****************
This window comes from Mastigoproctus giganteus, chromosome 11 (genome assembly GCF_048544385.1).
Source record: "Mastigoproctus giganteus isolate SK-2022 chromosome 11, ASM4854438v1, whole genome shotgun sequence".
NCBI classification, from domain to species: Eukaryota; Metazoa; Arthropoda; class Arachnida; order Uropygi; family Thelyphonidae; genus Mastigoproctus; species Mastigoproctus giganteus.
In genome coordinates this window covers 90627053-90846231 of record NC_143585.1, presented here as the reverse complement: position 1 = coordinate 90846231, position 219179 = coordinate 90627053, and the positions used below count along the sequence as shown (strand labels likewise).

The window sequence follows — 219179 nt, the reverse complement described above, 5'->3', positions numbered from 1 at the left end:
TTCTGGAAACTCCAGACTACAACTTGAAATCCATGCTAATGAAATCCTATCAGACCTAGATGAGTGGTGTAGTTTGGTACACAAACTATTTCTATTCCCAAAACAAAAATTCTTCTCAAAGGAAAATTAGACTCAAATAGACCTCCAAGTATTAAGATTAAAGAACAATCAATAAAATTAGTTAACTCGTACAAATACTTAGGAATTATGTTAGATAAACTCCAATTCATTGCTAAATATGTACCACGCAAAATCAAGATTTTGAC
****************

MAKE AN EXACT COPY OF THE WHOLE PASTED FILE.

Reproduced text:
This window comes from Mastigoproctus giganteus, chromosome 11 (genome assembly GCF_048544385.1).
Source record: "Mastigoproctus giganteus isolate SK-2022 chromosome 11, ASM4854438v1, whole genome shotgun sequence".
NCBI classification, from domain to species: Eukaryota; Metazoa; Arthropoda; class Arachnida; order Uropygi; family Thelyphonidae; genus Mastigoproctus; species Mastigoproctus giganteus.
In genome coordinates this window covers 90627053-90846231 of record NC_143585.1, presented here as the reverse complement: position 1 = coordinate 90846231, position 219179 = coordinate 90627053, and the positions used below count along the sequence as shown (strand labels likewise).

The window sequence follows — 219179 nt, the reverse complement described above, 5'->3', positions numbered from 1 at the left end:
TTCTGGAAACTCCAGACTACAACTTGAAATCCATGCTAATGAAATCCTATCAGACCTAGATGAGTGGTGTAGTTTGGTACACAAACTATTTCTATTCCCAAAACAAAAATTCTTCTCAAAGGAAAATTAGACTCAAATAGACCTCCAAGTATTAAGATTAAAGAACAATCAATAAAATTAGTTAACTCGTACAAATACTTAGGAATTATGTTAGATAAACTCCAATTCATTGCTAAATATGTACCACGCAAAATCAAGATTTTGAC